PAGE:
Extensive and intrusive work is required to bring the 440-bed St. Paul’s Hospital to acceptable standards.
The facilities at the existing St. Paul’s Hospital are inefficiently laid out and scattered across numerous buildings. The original Burrard Building is over 100 years old and has a seismic drift capacity of just 10 to 20 per cent required by current building codes.
Of particular concern, only one building in the entire hospital campus is built with fire sprinklers.
The renewal of the St. Paul’s Hospital campus would be through the construction of a new 10-storey, 200,000 square foot building on the corner of Thurlow and Comox streets. A second building could be built at an adjacent site on the hospital city block, adding 540,000 square feet of patient care space.
The exact cost of the renewal option is not known, but previous estimates performed in 2008 pegged the project at approximately $1.6 billion – a figure that Chandra-Herbert believes is significantly inflated.
In 2012, Premier Christy Clark announced that the B.C. government would commit up to $500 million to help fund the St. Paul’s Hospital renewal project.
To contrast with a recently completed local hospital project, the eight-storey Critical Care Tower at Surrey Memorial Hospital boosted the healthcare facility’s bed capacity from 500 beds to 650 beds – an increase of 150 beds – at a cost of $512 million. It also includes a new emergency department and a separate pediatric emergency department for children.
Proposed master plan for St. Paul’s Hospital renewal, which also shows the age of the existing hospital buildings:
Providence Healthcare’s original plan in 2006 proposed maintaining a certain level of services at the existing hospital, likely within the Burrard Street heritage building after substantial renovations.
The Burrard Street site would retain an Urgent Care Centre similar to UBC Hospital, seniors’ care and services, and social housing while long-term care, surgical, specialty clinics and programs, research, teaching and training facilities would be relocated to the new False Creek Flats hospital.
A portion of the Burrard Street site could also be demolished for market development to help fund the construction of the new health facilities.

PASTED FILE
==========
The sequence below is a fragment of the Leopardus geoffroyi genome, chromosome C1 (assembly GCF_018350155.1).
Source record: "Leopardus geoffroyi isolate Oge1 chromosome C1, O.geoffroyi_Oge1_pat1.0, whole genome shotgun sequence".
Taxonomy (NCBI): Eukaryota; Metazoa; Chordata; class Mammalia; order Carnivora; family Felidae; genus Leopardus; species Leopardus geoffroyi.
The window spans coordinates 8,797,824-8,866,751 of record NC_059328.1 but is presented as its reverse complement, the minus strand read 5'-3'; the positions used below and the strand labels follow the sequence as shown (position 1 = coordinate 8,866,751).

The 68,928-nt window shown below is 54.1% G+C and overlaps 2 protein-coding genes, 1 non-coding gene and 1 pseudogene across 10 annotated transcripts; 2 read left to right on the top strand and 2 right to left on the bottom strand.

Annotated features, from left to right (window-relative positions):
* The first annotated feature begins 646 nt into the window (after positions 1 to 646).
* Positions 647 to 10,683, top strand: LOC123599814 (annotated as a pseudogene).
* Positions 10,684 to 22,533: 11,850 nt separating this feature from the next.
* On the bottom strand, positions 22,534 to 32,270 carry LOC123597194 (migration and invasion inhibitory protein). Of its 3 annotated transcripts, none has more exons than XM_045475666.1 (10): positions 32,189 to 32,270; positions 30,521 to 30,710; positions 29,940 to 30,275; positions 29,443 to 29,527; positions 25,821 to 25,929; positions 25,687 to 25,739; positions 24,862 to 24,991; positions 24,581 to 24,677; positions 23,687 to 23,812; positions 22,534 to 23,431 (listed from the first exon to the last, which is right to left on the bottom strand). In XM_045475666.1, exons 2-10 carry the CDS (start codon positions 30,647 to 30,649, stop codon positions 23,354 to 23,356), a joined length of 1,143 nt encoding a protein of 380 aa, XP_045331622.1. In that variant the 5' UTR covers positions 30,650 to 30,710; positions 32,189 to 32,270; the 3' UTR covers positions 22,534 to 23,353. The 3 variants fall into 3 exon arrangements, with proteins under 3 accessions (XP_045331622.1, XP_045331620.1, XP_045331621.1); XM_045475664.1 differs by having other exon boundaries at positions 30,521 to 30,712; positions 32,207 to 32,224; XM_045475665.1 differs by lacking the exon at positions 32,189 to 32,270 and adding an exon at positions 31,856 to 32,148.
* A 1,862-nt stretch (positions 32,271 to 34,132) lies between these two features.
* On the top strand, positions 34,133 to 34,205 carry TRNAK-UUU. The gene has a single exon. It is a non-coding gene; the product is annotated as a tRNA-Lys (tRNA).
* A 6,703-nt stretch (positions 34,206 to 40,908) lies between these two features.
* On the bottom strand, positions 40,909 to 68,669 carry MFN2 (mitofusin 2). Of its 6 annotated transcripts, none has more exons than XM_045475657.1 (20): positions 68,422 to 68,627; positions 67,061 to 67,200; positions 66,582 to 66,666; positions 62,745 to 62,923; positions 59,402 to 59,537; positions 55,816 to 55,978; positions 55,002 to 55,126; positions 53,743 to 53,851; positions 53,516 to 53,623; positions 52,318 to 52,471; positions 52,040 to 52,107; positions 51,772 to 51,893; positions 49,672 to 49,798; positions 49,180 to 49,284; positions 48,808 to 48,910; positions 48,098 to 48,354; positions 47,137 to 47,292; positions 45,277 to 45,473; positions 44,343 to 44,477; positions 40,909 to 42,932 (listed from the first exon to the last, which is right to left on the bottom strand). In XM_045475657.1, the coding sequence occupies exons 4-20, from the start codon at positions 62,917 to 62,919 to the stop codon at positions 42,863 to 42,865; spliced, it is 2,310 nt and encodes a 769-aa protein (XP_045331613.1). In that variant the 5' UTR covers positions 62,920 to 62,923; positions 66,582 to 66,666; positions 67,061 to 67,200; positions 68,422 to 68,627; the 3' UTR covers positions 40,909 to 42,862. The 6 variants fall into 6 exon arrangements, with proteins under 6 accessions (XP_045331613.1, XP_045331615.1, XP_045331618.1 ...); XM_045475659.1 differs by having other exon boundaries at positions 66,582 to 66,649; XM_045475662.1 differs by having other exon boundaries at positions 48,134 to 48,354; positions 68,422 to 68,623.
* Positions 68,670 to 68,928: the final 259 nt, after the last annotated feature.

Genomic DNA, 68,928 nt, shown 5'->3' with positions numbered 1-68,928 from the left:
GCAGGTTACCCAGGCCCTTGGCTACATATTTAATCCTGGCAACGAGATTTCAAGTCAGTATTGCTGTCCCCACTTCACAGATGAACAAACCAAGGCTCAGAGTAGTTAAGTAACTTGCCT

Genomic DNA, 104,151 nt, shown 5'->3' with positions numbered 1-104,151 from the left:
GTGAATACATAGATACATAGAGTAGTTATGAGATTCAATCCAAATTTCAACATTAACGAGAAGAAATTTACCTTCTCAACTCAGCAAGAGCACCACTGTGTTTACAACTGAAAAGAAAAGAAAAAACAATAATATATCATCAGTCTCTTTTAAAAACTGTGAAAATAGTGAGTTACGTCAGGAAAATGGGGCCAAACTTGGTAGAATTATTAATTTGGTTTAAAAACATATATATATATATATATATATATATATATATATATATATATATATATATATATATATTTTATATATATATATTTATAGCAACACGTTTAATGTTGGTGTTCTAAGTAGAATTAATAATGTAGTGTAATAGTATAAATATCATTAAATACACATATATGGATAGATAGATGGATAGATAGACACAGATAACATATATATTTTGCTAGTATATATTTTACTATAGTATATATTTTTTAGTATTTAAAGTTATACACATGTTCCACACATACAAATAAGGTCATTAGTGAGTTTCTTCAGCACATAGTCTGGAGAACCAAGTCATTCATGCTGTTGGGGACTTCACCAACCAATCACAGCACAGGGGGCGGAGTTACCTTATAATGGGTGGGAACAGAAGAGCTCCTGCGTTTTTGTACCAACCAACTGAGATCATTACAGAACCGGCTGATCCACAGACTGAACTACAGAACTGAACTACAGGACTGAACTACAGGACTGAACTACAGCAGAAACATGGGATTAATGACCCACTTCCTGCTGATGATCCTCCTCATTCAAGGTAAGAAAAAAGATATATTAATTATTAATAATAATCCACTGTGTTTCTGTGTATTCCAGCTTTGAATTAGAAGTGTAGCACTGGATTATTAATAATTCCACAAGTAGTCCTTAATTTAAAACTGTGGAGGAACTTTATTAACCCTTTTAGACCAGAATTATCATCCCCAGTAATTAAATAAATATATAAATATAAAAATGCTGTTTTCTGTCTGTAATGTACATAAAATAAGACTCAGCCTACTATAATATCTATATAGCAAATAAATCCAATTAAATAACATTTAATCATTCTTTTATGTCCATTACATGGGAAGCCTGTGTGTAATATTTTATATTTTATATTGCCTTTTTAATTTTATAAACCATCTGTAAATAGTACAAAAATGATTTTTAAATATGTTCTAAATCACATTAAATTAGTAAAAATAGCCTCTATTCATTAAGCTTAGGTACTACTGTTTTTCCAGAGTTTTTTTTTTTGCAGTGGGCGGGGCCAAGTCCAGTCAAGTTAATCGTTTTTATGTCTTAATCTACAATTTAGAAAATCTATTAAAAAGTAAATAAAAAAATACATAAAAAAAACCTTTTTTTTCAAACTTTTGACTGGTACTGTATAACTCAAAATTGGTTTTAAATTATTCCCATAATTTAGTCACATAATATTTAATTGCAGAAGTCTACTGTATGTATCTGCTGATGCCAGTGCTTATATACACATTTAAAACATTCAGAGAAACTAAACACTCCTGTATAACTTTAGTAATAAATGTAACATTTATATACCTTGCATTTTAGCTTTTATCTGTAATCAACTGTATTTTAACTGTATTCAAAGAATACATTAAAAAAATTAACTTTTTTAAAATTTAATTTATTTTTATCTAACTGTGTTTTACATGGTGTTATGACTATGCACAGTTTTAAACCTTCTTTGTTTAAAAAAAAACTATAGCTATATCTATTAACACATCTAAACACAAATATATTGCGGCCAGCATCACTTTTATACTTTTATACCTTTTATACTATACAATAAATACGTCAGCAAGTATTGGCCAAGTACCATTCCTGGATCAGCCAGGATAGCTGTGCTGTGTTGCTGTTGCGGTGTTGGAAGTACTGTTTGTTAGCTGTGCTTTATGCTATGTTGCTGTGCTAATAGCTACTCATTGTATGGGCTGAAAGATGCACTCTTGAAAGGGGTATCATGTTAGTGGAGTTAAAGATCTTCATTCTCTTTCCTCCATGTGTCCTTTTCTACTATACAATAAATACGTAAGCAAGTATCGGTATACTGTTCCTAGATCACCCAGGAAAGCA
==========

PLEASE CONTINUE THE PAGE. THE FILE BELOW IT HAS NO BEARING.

The estimated cost of the new 450-bed False Creek Flats hospital, designed by Busby Perkins+Will and Farrow Partnership Architects, was $1.2 billion in 2008. This ‘clean slate’ option enables Providence Healthcare to design the new hospital with state-of-the-art technologies and equipment and the latest efficient hospital facility designs to drastically decrease wait times, improve patient flows and access, and improve overall care and safety.
It would provide annual capacity for 146,000 additional ambulatory visits, 33,000 additional medical imaging tests, and 20,000 additional emergency room visits.
The hospital’s planned acute care environment consists entirely of flexible single patient rooms based on recent findings that such layouts lower operational costs, provides greater flexibility in usage, decreases length of stay, reduces the risk of cross-infection, and decreases the chance of medication errors and medical mishaps.
Other innovations include a single Patient Intake Centre building at the hospital’s main entrance to consolidate admissions patient flows and improve efficiency with clearing patients prior to providing additional services.
Academic and research functions, focused on acute care and inpatient services, are to be housed in a single building on the southeast corner of the campus. Therapeutic services, invasive services and outpatient clinics are consolidated within the Centre for Ambulatory and Surgical Treatment building on the southwest corner.
All of these buildings are linked by the Patient Intake Centre building, the physical centre of the hospital campus.
As the False Creek Flats hospital site is nearly three times the size of the Burrard Street site, it allows for flexible expansion opportunities.
Providence Healthcare’s False Creek Flats hospital master plan allocates space for two significantly sized hospital building expansion wings. Space to the east of the hospital campus’ core permits the future construction of three towers and a future public park.
Proponents had also aimed to achieve a LEED Gold certification for the hospital campus by incorporating environmentally friendly elements such as the maximum use of natural light, low energy consumption systems, and natural air ventilation systems that reduce the likelihood of airborne infectious diseases.
Aerial views of the False Creek Flats hospital, with expansion possibilities depicted in the rear as faded buildings.
The False Creek Flat hospital’s front entrance and Patient Intake Centre building.